Tongue Tie Surgery
Tongue Tie Surgery / Ankyloglossia Treatment
We are all born with a tongue tie and lip ties (frenula). These are usually not a problem. However, in some cases, the lip straps are too tight or the tongue tie is either too short or too widely linked to the tongue. The tongue and lips become less mobile as a result of this. Pulling through the tongue or lip tie could be advisable in these circumstances. At Virginia Dental Care, we offer frenectomy if your child has a tongue tie that affects his quality of life.
An oral surgical technique is called a frenectomy. It is used to treat tongue- or lip-tie disorders. It can be used to widen the range of motion of your tongue or to bridge a gap between two teeth. Frenectomy is a simple process with many advantages.
Why is a Tongue Tie Treatment Necessary?
- Position of the teeth: lip bands that are too short and overgrown can push the upper front teeth apart. This can lead to a gap between the front teeth. In many cases, when braces are removed, the teeth will grow apart again.
- Oral health: it is often less easy to keep the teeth clean in children with a lip band that is too tight. Food can settle in the cavities. This creates or brushing becomes more difficult. It increases the risk of tooth decay.
- Speech: Tongue ties can lead to speech problems. It can cause a child to talk later than usual and to be able to pronounce some sounds and words less well.
- Adults: Adults with short tongue lashes cannot lick ice cream or French kiss well. This may seem insignificant, but it often annoys those affected.
What does it mean for your tongue to be tied? Does it have consequences?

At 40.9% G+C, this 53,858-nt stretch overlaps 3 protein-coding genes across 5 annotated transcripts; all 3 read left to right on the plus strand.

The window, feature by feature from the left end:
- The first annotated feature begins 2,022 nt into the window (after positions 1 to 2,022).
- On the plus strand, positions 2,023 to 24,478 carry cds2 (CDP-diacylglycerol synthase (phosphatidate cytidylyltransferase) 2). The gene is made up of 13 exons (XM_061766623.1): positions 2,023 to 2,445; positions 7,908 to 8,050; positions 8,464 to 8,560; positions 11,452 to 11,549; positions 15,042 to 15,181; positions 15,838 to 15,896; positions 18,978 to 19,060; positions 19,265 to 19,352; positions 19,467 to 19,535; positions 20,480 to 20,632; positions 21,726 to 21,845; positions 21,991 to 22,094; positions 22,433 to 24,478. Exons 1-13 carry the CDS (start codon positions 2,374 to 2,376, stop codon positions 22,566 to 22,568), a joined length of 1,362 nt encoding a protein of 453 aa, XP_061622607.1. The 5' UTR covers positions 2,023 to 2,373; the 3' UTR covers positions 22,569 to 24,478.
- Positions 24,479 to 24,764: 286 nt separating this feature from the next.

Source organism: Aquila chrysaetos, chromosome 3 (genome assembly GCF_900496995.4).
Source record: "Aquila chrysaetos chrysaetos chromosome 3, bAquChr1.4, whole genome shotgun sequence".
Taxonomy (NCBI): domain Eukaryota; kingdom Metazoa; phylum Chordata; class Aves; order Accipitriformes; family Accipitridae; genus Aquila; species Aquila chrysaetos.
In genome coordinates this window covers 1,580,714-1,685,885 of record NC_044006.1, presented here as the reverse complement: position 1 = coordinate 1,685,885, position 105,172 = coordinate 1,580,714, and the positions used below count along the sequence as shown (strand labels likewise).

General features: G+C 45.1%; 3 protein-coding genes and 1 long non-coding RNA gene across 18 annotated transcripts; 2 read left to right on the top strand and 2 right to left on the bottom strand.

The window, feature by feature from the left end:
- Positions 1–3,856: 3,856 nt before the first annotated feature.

The frenulum is an anatomical structure, but we say that a patient has ankyloglossia or a short frenulum when the tongue cannot perform its functions correctly (coordinated, extensive movements without compensation from other muscles or tissues).
Many adults suffer from ankyloglossia almost without knowing it because their body has been compensating for the tongue tie (after all, the brain’s neural circuits have a lot of plasticities). But these compensations, in many cases, are associated with other symptoms (muscular tension on the sides of the face, neck pain, stiffness in the front of the neck, bruxism…). It’s not clear yet how much these symptoms can be fixed by just removing the frenulum.
Tongue tie/ Frenectomy Treatment
The lip tie/tongue tie treatment includes registration, a consultation/preliminary exam, the actual procedure, and the appropriate aftercare for a speedy and successful recovery. Details regarding each step of the tongue tie surgery treatment are provided below.
During the consultation, we'll check with you to see if your tongue and lip ties are too tight. We'll also talk about the referral. If a lip tie or tongue tie treatment is necessary, the specifics of that therapy will be gone over next.
Local anesthetics are used to perform this procedure. The tongue tie will be cut when the anesthesia has taken effect. If there is a combination, the practitioner can carry out this process throughout multiple sessions.
It takes 3 weeks to heal. It depends on the baby's age and health. In case of pain, administer a paracetamol suppository. Breastfeeding can be offered soon after ankyloglossia treatment. Therefore, bring a snack to the appointment.
To avoid difficulties, it's crucial to have follow-up care. To do this, you must do the exercises four times a day and pay close attention to what the informed consent says. Contact the physician for further guidance.
Aftercare tips for Children and adults
By lifting the lip at least 4 times a day and feeling the stretch/tension in the lip, you will know whether the lip band has grown into place. Also, for the tongue, feel under the tongue at least 4 times a day to see if there is no tension or resistance where the tongue used to be and to push the tongue slightly upwards.
It is important to keep the teeth clean. The teeth can simply be brushed. You can gently rinse the wound with a teaspoon of salt in 0.2l of water. This can be done as often as possible and helps clean the mouth.
Exercises for the tongue
- Sticking out the tongue and moving it up and down.
- Sticking out the tongue and moving it from left to right.
- Licking or sucking an ice cream cone or other objects, stimulating the tongue to be active.
- Tongue from left to right, 10 times.
- Suck in against the palate, hold for 10 counts.
- Click as often as possible.
- Tongue out, 10 times.
- Tongue tip from upper lip to lower lip, 10 times.